It was in her voice

By Br. Bob Malloy, OFM Cap.

I learned last week that “John,” one our guests of CSK was in the hospital and near death with the COVID-19 virus and underlying conditions.  He had put my name down as an emergency contact.  Had I not been listed for contact, I’d have never known.  When I returned the call from the social worker, I learned that John was not responding and was not expected to live after about four days in ICU.  His doctor then called me later in the day, and she revealed the grim reality and prognosis for him.  She explained that I could come with permission and see him—only through the glass window, but did not recommend my coming.  I stayed away.  On Friday I called the desk and asked a favor of the nursing staff—to have a phone held to John’s ear so I could speak to him/pray for him in case he could still hear.  In spite of the stress of the tired staff, they were most accommodating and did what I requested.  After speaking to him for a few minutes, I paused to let the nurse know I was finished.  He put the phone away.  It was my final “contact “with John.  The following morning as I was praying, a strong feeling came over me that he was on his way.  At 11:04 I received a call from his doctor to let me know that John died at 11:00.  Her voice revealed her emotion and fatigue as she delivered her words and answered some questions I had.  She said softly, “I’m sorry for your loss.”  Another patient slipped away quietly.  As I read about the stress that health care workers carry in their tasks these days, I appreciate so very much their dedication and the suffering that they go through in caring for those who are dying, often not knowing when they leave their shift if their patients will be there when they return.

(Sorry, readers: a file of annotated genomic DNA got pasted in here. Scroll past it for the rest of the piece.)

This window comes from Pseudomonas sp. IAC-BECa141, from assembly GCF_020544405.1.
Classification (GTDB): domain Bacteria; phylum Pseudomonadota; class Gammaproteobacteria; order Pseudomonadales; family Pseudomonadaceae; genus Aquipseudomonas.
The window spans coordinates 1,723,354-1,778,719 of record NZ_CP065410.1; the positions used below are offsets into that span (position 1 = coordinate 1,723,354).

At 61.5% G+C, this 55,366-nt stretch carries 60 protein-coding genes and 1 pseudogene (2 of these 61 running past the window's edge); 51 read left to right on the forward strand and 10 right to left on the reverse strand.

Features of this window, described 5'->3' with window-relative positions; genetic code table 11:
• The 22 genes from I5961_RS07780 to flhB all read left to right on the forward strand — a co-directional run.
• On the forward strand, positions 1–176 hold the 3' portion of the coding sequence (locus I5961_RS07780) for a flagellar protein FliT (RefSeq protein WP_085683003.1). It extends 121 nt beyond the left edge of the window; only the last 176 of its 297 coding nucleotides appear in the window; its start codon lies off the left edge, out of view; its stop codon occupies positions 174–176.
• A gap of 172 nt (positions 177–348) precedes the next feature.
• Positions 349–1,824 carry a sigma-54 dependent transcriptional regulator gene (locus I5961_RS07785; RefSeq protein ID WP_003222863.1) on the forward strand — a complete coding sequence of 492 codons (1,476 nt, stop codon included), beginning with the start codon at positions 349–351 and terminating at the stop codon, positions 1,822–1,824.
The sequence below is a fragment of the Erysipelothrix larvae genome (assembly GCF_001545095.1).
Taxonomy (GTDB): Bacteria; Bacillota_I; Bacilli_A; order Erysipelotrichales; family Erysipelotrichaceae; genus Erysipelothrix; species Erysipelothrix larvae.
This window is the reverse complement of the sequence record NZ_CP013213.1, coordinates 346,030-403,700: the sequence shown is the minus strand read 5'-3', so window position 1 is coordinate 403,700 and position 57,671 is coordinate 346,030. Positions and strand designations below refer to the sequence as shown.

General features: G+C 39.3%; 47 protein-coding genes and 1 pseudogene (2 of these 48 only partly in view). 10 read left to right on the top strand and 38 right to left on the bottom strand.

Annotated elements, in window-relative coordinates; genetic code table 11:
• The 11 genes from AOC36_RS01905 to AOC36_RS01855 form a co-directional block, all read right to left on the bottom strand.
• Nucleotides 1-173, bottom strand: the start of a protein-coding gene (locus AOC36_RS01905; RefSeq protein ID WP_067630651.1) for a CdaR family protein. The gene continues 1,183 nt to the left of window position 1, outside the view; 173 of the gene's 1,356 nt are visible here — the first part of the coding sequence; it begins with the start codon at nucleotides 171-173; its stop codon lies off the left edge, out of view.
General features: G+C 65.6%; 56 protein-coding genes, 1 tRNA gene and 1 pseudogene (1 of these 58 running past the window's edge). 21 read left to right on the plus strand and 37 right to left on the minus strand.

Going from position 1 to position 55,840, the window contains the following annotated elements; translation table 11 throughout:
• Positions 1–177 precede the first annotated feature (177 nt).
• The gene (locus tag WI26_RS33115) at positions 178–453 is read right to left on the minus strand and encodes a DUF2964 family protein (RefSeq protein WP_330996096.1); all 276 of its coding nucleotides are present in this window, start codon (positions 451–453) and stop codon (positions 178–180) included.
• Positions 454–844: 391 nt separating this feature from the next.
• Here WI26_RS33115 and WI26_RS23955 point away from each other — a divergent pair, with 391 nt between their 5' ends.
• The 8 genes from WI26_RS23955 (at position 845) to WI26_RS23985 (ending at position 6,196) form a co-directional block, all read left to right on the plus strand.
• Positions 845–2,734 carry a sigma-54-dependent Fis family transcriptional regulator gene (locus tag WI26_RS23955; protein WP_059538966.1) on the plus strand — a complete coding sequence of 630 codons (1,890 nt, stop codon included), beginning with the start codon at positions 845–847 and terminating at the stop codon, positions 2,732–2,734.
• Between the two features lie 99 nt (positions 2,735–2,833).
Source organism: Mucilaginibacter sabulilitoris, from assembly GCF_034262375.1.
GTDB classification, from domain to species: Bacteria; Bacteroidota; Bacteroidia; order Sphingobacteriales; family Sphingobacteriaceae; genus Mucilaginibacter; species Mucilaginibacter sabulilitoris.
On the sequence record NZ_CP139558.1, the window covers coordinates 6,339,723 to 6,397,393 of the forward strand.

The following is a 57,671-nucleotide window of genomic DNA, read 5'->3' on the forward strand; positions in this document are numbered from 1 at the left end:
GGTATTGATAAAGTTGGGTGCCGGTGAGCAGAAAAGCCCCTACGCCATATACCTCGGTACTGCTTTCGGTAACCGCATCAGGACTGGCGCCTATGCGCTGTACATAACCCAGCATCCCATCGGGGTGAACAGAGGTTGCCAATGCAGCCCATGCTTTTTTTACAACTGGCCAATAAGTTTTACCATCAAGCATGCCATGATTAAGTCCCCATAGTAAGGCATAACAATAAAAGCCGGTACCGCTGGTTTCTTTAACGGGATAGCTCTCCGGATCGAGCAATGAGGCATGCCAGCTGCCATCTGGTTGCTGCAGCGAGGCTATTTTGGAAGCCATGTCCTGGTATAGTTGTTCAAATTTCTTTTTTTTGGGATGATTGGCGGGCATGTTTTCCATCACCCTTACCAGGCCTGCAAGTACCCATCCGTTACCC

And I wonder.  How many more of the folks who are our guests and who have no one will die alone without our knowing it.  May God receive them home, and bless all those who care.